it’s raining outside, and i am sitting here being happy because i just finished my first week of work at my new job. my grown-up job. the start of my career that i went to undergrad and graduate school for. when you start something new, everything is fun, appealing, and exciting; but the thing about doing something you absolutely love is that that never wears off. social work is like that for me.
and in 32 hours, my life has changed. that’s not even a full work week.
i am currently working with people who have been diagnosed with a mental illness. to be in the program i am working for, the individuals must have a diagnosis of schizophrenia, bipolar disorder, schizo-affective disorder, or major depression (with exceptions, of course). the majority of them also have a co-occurring substance abuse diagnosis. and to be in the program, the symptoms the people experience must be so severe that they have been hospitalized or placed in jail (as a result of their mental illness) multiple times within the last two years. the majority of the people are homeless, live in low income housing, or houses that have been deemed ‘unlivable” by the state.
i know that everyone is different. but this week i really understood it. while all of the people are similar in the fact that they experience severe and persistent symptoms as a result of their mental illness, the severity of symptoms is different for each person. the specific symptoms one experiences differ, their ability to cope and manage other aspects of their lives is different too. some have jobs and kids and pets, other’s are in trouble with the law, and other’s still, are trying to get their medication under control so that they can go back to school. the people i have had the opportunity to meet, visit, and talk with this week are wonderful. and they are diverse. and they are caring.kind.funny.intelligent.talented. some are also homeless, have been convicted of felonies, or have no social support.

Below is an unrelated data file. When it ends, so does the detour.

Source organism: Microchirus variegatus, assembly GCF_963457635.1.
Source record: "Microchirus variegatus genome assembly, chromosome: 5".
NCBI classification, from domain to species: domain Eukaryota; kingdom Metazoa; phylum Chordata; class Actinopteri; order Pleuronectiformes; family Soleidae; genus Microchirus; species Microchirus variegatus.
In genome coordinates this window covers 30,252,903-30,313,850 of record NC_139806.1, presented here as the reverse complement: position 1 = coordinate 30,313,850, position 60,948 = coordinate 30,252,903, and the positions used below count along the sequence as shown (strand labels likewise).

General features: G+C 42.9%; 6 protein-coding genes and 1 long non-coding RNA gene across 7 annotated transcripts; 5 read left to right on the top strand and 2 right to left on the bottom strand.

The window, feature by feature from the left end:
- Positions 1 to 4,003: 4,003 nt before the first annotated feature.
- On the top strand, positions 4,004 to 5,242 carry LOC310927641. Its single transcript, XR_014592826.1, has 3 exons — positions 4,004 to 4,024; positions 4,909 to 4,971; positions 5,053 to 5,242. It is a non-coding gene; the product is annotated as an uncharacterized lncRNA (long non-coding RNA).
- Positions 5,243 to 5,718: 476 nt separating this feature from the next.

i do not know what it is like to hear voices or see things that are not really there. i do not know what it is like to live in a constant state of fear, unable to discern who are the “bad guys” and “good guys.” i do not know what it is like to have difficulty in making the decision to take your medication even when you are manic or hypo-manic. i do not know what it is like to take a handful of medication every morning and every night. i don’t know what it is like to be scared to leave my house.
a lot of other people don’t know what that is like either.
a lot of people also don’t understand that some people are homeless not because they are lazy, but because they have a mental illness. a mental illness so severe that they might have difficulty performing activities of daily living–basic hygiene, maintaining an apartment, paying bills, answering a door. a lot of people don’t know what’s its like to lose your job because of actions that resulted from a mental illness. a lot of people do not know what it is like to have experienced multiple traumas while still coping with a mental illness and living in poverty.
i don’t know what a lot of things are like. but i want to try to understand. and i want to do my best to help.
what i want you to know is that life can be hard in general. and for some people, life is hard enough-without ostracizing, stigmatizing or casting broad generalizations about their circumstances without even knowing who they are, where they come from, or what makes them happiest.
i wish that people knew that homelessness and poverty are not synonymous with laziness. i wish that people knew that every day someone is struggling just to be able to remember to take their medication so they are not hospitalized. i wish that everyone could know that sometimes people have difficulty remembering to leave the house with their shoes on or go grocery shopping. i wish that people would educate themselves on the topics, and more importantly, take the time to meet the people they are so easily able to talk negatively about.
all people need help. and all people need love.
this week was meaningful because my life just won’t be the same.